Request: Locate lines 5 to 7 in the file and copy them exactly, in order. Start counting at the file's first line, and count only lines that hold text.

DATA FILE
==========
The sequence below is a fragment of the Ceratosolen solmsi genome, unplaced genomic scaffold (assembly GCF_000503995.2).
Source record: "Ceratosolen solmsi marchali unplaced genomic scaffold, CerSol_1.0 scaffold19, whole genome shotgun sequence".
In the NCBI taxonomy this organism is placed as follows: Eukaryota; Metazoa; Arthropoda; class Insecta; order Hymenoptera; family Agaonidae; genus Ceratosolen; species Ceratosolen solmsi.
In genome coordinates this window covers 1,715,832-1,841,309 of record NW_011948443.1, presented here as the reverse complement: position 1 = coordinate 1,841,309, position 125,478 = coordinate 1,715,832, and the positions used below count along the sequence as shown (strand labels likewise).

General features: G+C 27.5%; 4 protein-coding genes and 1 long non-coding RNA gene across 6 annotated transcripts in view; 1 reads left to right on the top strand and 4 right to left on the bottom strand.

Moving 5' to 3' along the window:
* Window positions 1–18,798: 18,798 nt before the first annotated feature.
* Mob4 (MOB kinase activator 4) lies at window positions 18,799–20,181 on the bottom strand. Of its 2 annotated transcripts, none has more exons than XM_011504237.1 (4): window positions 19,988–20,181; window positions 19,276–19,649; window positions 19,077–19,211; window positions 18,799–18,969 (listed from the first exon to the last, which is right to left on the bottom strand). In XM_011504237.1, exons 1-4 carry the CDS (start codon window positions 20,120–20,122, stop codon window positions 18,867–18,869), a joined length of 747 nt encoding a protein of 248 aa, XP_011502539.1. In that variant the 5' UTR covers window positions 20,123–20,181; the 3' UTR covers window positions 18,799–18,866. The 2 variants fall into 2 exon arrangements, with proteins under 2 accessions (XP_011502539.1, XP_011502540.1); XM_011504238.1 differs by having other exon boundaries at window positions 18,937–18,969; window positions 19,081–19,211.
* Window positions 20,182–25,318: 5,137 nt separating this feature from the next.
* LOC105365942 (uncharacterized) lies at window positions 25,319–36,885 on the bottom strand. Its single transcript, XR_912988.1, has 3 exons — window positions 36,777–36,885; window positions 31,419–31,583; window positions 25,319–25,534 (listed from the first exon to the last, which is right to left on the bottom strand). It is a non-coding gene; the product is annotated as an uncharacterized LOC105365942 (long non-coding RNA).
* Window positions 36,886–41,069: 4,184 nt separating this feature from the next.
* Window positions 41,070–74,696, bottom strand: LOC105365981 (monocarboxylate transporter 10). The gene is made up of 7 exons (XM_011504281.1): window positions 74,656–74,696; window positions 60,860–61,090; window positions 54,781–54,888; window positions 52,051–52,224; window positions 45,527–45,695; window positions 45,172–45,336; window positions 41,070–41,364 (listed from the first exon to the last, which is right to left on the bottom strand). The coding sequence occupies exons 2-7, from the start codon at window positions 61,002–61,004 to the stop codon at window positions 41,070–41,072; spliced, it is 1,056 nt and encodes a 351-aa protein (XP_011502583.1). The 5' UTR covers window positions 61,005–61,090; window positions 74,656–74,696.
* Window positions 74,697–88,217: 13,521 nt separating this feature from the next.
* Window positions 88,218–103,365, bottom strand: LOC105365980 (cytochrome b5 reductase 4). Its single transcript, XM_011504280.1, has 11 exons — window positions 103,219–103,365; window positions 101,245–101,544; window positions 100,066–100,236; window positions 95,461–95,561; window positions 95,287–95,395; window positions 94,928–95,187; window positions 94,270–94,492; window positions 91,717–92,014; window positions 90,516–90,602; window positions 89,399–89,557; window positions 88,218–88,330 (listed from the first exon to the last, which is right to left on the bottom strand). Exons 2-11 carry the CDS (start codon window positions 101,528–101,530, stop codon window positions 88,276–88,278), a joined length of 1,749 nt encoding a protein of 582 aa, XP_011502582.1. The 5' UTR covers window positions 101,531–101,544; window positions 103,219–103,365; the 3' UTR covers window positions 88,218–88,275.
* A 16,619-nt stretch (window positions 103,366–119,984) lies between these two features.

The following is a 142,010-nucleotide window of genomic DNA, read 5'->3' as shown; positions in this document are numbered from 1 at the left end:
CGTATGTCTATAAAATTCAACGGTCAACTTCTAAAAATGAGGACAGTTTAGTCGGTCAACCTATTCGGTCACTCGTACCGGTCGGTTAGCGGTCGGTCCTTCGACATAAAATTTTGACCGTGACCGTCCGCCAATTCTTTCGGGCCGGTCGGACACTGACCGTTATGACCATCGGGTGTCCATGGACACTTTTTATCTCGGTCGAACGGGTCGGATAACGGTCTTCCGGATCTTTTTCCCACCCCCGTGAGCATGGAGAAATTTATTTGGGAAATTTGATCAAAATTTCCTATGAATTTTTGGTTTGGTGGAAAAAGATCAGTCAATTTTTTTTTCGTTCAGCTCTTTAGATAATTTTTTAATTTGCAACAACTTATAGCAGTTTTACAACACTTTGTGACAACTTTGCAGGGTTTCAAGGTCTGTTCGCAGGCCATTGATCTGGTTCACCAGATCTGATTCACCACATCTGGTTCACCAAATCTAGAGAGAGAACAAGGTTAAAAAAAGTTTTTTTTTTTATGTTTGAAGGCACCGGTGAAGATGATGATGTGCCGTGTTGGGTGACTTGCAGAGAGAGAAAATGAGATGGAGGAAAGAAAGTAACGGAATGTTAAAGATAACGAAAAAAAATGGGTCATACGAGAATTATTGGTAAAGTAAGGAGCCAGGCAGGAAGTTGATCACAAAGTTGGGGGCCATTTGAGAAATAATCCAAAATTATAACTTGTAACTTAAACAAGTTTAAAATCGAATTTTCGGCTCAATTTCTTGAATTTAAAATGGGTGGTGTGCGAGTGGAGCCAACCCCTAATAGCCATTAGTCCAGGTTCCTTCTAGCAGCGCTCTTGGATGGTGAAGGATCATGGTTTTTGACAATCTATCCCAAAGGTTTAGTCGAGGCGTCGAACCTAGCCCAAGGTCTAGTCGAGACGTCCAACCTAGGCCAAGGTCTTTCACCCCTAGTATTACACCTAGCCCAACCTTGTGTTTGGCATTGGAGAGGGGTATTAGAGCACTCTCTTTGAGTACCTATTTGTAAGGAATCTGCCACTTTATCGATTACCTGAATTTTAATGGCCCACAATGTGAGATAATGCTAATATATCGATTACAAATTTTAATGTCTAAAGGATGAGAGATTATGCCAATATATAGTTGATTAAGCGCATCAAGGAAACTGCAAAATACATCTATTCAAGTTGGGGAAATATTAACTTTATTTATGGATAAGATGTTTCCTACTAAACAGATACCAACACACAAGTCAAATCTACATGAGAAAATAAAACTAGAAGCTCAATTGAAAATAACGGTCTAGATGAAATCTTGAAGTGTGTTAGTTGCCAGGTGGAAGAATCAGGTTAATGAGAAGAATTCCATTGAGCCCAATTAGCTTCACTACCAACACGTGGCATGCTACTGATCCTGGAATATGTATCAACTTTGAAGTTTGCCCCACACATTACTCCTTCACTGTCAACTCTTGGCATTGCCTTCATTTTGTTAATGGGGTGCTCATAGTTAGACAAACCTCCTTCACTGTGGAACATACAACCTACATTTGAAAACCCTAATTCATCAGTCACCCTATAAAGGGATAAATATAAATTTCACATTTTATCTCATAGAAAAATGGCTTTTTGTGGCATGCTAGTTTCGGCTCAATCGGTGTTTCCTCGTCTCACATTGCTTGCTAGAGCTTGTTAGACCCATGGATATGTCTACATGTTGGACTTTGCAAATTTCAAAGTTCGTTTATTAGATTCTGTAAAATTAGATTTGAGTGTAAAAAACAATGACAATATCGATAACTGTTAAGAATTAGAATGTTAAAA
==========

General features: G+C 27.5%; 4 protein-coding genes and 1 long non-coding RNA gene across 6 annotated transcripts in view; 1 reads left to right on the top strand and 4 right to left on the bottom strand.

Moving 5' to 3' along the window:
* Window positions 1–18,798: 18,798 nt before the first annotated feature.